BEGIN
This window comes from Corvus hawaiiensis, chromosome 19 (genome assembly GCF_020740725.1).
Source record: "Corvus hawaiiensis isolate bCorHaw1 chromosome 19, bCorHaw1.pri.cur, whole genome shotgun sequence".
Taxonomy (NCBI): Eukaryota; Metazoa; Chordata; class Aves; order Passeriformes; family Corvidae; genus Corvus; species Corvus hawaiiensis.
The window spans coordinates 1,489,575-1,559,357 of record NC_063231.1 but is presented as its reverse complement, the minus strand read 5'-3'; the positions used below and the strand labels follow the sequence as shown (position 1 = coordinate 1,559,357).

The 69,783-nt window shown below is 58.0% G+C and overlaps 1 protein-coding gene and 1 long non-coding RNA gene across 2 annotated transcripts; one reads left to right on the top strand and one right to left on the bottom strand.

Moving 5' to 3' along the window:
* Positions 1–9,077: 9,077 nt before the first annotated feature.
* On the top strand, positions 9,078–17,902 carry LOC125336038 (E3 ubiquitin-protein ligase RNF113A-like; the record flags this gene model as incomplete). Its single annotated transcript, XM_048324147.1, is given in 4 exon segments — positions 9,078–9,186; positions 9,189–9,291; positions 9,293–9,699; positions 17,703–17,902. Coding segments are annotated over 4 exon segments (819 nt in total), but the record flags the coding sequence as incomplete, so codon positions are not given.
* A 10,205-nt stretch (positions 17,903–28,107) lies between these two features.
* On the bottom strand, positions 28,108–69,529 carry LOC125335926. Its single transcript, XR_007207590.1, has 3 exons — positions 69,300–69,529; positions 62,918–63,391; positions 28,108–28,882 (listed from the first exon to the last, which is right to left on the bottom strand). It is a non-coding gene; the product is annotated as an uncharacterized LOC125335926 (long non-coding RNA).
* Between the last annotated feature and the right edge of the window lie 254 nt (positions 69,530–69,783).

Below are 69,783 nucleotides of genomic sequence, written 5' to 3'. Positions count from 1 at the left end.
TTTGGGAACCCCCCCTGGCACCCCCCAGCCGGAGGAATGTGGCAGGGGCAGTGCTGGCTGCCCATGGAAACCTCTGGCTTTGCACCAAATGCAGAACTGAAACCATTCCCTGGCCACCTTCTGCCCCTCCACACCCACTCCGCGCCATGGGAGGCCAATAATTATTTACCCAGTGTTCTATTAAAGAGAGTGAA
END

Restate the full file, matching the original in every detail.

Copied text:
This window comes from Corvus hawaiiensis, chromosome 19 (genome assembly GCF_020740725.1).
Source record: "Corvus hawaiiensis isolate bCorHaw1 chromosome 19, bCorHaw1.pri.cur, whole genome shotgun sequence".
Taxonomy (NCBI): Eukaryota; Metazoa; Chordata; class Aves; order Passeriformes; family Corvidae; genus Corvus; species Corvus hawaiiensis.
The window spans coordinates 1,489,575-1,559,357 of record NC_063231.1 but is presented as its reverse complement, the minus strand read 5'-3'; the positions used below and the strand labels follow the sequence as shown (position 1 = coordinate 1,559,357).

The 69,783-nt window shown below is 58.0% G+C and overlaps 1 protein-coding gene and 1 long non-coding RNA gene across 2 annotated transcripts; one reads left to right on the top strand and one right to left on the bottom strand.

Moving 5' to 3' along the window:
* Positions 1–9,077: 9,077 nt before the first annotated feature.
* On the top strand, positions 9,078–17,902 carry LOC125336038 (E3 ubiquitin-protein ligase RNF113A-like; the record flags this gene model as incomplete). Its single annotated transcript, XM_048324147.1, is given in 4 exon segments — positions 9,078–9,186; positions 9,189–9,291; positions 9,293–9,699; positions 17,703–17,902. Coding segments are annotated over 4 exon segments (819 nt in total), but the record flags the coding sequence as incomplete, so codon positions are not given.
* A 10,205-nt stretch (positions 17,903–28,107) lies between these two features.
* On the bottom strand, positions 28,108–69,529 carry LOC125335926. Its single transcript, XR_007207590.1, has 3 exons — positions 69,300–69,529; positions 62,918–63,391; positions 28,108–28,882 (listed from the first exon to the last, which is right to left on the bottom strand). It is a non-coding gene; the product is annotated as an uncharacterized LOC125335926 (long non-coding RNA).
* Between the last annotated feature and the right edge of the window lie 254 nt (positions 69,530–69,783).

Below are 69,783 nucleotides of genomic sequence, written 5' to 3'. Positions count from 1 at the left end.
TTTGGGAACCCCCCCTGGCACCCCCCAGCCGGAGGAATGTGGCAGGGGCAGTGCTGGCTGCCCATGGAAACCTCTGGCTTTGCACCAAATGCAGAACTGAAACCATTCCCTGGCCACCTTCTGCCCCTCCACACCCACTCCGCGCCATGGGAGGCCAATAATTATTTACCCAGTGTTCTATTAAAGAGAGTGAA